Boti’s reputation as a village determined to cling to its traditional ways is well known in Timor. Government attempts to bring the village into the modern era have so far been politely rebuffed. Thanks but no thanks to the offer of modern style housing and no to electricity, not even a generator. It’s not that the villagers are scared of change; they’re just happy as they are, clinging to their ancestral beliefs and simple, peaceful lifestyle sustained by their land, community and a deep sense of connection.
It’s hardly surprising then that Boti, deep in the mountains of Kei country, is regarded as one of the most authentic traditional village in West Timor. They are direct descendants of the Dawan (Atoni Metu), Timor’s first indigenous tribe. The king and the extended royal family of the Boti kingdom still reside in the village, occupying a modest royal complex of Ume Khubu and Lopo, traditional conical thatched huts and structures of the Timorese.
Behind the kings lopo, is the larger meeting hall where the king and other village leaders meet to discuss important village affairs, such as the Boti adat, the traditional laws and customs that guide every aspect of their lives. It’s based on an ancient animist belief call Halaika, which centres on two rulers of life; Uis Pah, the mother who watches over and controls the universe and all its creatures and the father, Uis Neno who rules the afterlife and determines who will go to heaven or hell.
The 350 odd Boti villagers all practice Halaika. To not do so is a violation of the village rules and result in expulsion from the village. An outsider marrying into the village is expected to adopt Halaika and relinquish all other outside influences. Similarly, one in two children in the village is sent to school to receive an outside education. They may return but only if they similarly relinquish those outside influences to which they’ve been exposed. For the children who stay, their lives and their destiny has already been predetermined by thousands of years of culture.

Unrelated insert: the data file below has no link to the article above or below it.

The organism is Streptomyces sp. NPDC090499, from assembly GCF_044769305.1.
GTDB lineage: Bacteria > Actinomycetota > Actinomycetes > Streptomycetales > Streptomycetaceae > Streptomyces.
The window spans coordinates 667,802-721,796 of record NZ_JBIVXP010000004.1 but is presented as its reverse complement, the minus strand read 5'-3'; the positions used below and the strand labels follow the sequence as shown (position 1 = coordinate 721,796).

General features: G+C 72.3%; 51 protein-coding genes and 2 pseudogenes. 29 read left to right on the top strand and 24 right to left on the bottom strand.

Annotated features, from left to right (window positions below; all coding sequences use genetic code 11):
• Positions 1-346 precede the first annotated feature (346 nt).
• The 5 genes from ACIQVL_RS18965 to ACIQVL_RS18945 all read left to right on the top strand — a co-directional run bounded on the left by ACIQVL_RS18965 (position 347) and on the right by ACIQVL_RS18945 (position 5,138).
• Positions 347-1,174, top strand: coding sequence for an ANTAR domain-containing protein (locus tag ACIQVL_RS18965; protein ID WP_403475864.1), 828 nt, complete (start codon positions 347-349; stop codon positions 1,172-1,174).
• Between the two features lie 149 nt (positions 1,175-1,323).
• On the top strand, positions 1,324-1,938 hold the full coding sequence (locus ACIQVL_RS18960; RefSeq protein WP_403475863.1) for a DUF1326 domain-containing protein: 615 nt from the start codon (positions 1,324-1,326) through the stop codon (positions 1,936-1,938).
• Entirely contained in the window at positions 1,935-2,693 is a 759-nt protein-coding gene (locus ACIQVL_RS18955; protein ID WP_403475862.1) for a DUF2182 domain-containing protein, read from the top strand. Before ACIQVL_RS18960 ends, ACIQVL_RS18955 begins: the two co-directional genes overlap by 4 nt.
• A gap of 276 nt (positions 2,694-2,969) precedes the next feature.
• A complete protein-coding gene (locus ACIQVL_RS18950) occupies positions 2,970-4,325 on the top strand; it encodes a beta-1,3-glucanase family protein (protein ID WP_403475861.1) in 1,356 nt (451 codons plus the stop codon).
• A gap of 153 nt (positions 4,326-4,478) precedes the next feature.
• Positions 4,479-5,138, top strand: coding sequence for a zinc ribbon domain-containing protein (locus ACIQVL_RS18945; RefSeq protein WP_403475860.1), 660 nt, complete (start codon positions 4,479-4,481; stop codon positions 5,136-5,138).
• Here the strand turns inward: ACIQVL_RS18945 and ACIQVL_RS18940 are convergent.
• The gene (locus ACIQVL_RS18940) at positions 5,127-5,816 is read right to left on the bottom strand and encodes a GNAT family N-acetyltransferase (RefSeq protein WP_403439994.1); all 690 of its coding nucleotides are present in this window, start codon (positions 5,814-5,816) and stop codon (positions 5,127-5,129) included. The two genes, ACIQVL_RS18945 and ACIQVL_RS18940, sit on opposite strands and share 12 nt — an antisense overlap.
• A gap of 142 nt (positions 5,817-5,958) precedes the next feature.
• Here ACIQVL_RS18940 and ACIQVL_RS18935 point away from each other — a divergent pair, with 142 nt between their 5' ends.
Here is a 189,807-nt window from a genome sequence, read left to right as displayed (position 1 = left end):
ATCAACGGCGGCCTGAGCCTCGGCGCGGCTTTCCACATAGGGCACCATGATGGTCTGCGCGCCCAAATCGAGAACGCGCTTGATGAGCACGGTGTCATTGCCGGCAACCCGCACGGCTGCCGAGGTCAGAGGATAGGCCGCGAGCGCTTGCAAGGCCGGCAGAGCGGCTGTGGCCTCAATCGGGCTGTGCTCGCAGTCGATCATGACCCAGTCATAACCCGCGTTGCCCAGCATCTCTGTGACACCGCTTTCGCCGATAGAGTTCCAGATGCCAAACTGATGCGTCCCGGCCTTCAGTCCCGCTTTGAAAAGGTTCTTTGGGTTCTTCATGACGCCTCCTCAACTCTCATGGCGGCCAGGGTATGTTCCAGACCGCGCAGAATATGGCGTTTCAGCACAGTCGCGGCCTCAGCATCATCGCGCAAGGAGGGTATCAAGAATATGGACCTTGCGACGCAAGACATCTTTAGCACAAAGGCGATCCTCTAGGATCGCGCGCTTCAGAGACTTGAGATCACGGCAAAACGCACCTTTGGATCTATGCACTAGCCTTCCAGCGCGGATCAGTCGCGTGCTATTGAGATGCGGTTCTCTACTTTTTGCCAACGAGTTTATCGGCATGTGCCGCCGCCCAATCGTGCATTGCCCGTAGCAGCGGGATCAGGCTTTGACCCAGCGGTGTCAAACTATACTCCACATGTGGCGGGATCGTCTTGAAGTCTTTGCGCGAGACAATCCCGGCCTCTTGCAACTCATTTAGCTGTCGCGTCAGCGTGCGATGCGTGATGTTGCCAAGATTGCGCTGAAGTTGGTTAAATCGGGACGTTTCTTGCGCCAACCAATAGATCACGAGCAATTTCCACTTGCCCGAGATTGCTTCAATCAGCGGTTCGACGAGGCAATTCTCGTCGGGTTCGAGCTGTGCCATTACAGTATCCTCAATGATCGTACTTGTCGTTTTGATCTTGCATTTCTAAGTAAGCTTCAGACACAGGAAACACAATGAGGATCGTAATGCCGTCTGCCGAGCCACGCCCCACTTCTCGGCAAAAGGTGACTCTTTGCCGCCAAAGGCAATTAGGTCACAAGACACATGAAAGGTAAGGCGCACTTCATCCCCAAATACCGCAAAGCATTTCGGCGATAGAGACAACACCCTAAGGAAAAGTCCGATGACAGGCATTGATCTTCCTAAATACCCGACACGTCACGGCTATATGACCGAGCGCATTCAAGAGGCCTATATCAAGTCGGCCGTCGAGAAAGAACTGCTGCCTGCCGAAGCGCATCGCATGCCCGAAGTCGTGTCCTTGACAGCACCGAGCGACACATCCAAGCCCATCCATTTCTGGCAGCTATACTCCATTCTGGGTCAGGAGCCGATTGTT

Boti Village is located about 30km east of Soe as the crow flies but, it’s a rather long 3 hour drive to reach it. The saving grace is that the route closer to Boti is particularly scenic, affording wonderful views of the surrounding highlands, narrow valleys and other traditional villages. The route also passes by the village of Oinlasi which hosts a traditional market on Tuesdays; well worth dropping into if you can time your visit to coincide.
From Soe, head 28km (30min) east along the main road to Niki Niki, then turn south towards Boti village some 27km and 2-2.5 hours away. The market village of Oinlasi is a little over halfway from Nikin Niki to Boti. If you get an early start you could manage Boti as a daytrip from Soe but consider staying overnight in the village’s one and only homestay. Expect to pay around 100.000Rp per person per night including dinner made from village grown produce but you’ll also get to experience more of Boti’s culture and peaceful village atmosphere. You should be able to arrange car or ojek transport and a guide-interpreter (almost essential) in Soe.